Wealth from waste
By Clair MacDougall
Source: Indian Express, Date: January , 2008
As Delhi grew, pushing its limits to include new colonies and sub-cities, it sat on a huge pile of garbage. The city’s landfills could take no more trash and the government’s waste management strategy was clearly not working. That’s when a few colonies in Delhi decided to act. A few Residents’ Welfare Associations (RWAs) and the environmental group, Toxics Link, have been working towards zero waste management to fill the gaps in the municipality’s system.
Mohammad Tariq, senior programme officer at Toxics Links, said the idea of zero waste management is to ensure that “all organic waste is managed within the community with the proper participation or involvement of the residents”. In zero waste colonies, biodegradable waste, recyclable garbage and inert waste is segregated before it is disposed. Waste collectors and ragpickers then create fertiliser from the organic waste. The waste that cannot be reused is transported from the dhalaos to the landfill. Here are the stories of three of Delhi’s pioneering zero waste colonies.
Housewife Shammi Talwar cared enough for the environment, her colony and herself to know that the garbage in her colony had to be removed. If the MCD wouldn’t do it, she would, she thought. “The garbage would just lie here for weeks together and there was a terrible stench. The MCD did nothing, so we took the initiative,” said the joint secretary of A-block in Defence Colony. In 2004, Talwar and the RWA approached Toxics Link and they worked together to create a zero-waste colony in the neighbourhood.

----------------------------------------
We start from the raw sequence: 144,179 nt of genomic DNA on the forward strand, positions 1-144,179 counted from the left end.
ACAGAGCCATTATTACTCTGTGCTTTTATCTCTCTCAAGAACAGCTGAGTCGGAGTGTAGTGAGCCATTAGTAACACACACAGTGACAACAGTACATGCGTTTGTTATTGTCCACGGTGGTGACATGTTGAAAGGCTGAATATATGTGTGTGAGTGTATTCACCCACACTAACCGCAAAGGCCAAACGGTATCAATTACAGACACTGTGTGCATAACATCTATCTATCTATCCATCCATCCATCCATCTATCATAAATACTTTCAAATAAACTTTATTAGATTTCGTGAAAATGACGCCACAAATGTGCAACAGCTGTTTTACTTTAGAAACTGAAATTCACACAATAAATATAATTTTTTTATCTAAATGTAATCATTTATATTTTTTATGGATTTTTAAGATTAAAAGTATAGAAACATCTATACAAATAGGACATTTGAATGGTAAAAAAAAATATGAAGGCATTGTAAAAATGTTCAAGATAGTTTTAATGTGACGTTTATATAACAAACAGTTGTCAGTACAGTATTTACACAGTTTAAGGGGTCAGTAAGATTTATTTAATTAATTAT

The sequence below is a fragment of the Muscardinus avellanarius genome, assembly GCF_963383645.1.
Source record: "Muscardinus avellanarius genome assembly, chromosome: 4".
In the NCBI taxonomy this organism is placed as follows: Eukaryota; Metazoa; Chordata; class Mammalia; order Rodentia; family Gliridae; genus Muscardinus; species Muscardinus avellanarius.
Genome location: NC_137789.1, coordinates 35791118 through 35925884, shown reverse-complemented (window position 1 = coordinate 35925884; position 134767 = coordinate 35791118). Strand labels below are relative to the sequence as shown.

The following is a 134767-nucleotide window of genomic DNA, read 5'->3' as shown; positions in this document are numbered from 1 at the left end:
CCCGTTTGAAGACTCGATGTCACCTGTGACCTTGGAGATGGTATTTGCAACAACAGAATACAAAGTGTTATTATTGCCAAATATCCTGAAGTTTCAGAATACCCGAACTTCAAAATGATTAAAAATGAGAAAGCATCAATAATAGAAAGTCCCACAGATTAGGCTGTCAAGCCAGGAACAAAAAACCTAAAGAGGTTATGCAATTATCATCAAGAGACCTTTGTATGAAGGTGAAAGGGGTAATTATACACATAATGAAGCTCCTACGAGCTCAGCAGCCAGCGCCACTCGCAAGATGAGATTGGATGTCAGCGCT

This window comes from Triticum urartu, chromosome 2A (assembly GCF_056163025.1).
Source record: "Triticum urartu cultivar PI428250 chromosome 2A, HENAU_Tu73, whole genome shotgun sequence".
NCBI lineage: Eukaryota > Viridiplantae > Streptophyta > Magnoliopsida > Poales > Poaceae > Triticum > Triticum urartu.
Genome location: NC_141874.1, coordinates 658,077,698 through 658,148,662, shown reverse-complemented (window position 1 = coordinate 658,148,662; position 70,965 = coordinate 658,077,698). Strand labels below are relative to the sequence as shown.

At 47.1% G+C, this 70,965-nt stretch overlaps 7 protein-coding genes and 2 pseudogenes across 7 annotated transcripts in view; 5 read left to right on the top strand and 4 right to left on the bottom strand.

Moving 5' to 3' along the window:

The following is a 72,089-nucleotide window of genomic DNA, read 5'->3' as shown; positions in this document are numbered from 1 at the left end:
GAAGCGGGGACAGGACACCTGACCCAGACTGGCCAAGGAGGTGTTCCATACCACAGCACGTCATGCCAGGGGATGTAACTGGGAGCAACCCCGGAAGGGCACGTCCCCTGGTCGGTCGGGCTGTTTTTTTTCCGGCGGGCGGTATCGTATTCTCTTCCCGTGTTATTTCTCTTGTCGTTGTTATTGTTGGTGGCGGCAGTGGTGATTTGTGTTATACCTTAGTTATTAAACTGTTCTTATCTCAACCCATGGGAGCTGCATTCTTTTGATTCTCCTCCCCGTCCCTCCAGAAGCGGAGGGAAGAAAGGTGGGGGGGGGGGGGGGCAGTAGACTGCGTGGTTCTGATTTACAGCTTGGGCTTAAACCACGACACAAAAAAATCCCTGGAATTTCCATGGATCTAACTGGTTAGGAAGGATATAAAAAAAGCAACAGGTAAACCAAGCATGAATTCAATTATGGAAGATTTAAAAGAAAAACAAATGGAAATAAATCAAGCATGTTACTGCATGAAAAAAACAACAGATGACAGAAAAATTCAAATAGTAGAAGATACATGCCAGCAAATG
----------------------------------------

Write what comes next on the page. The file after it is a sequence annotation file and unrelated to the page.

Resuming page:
The RWA converted a piece of disputed land that was being used as a dumping ground into a park and created spaces for composting and waste segregation. The dump is now a beautiful patch of green and the gardeners here are the colony’s ragpickers. The colony now converts its kitchen waste into compost, which is then sold at Rs 10 a kg.
Since the initiation of this project in A-block in June 2005, other RWAs in the colony of 4,000 houses have followed suit. Now the neighbourhood is considered a model of zero waste management in the city. As a result of the initiative, at least 3 tonnes of wet waste and recyclables are diverted from the landfill every day.
CRPF Colony, Jyoti Kunj, Dwarka
Early last year, Toxics Links worked with Vikas Yadav, a resident of Jyoti Kunj, to establish a zero waste colony in the CRPF colony. The system here is similar to that in Defence Colony, but on a lesser scale, as only 400 households are involved. The colony now diverts 120 kg of recyclable and biodegradable waste from the landfills. It has also been suggested that this zero waste management approach should be extended to other CRPF colonies in Delhi.
In 2003, Toxics Links’ municipal solid waste department approached the RWA in Sarita Vihar proposing to create the first ‘zero waste management’ colony in Delhi. The residents were only too happy: the stench from garbage heaps lying on the streets was getting unbearable. Toxics Links ran a training programme for 230 households in D-block of Sarita Vihar for over six months. Waste collectors, domestic servants, housewives, municipal staff and residents were trained in source segregation and composting techniques. Information pamphlets were also circulated. The programme was officially inaugurated on June 26, 2004, but stopped after a year.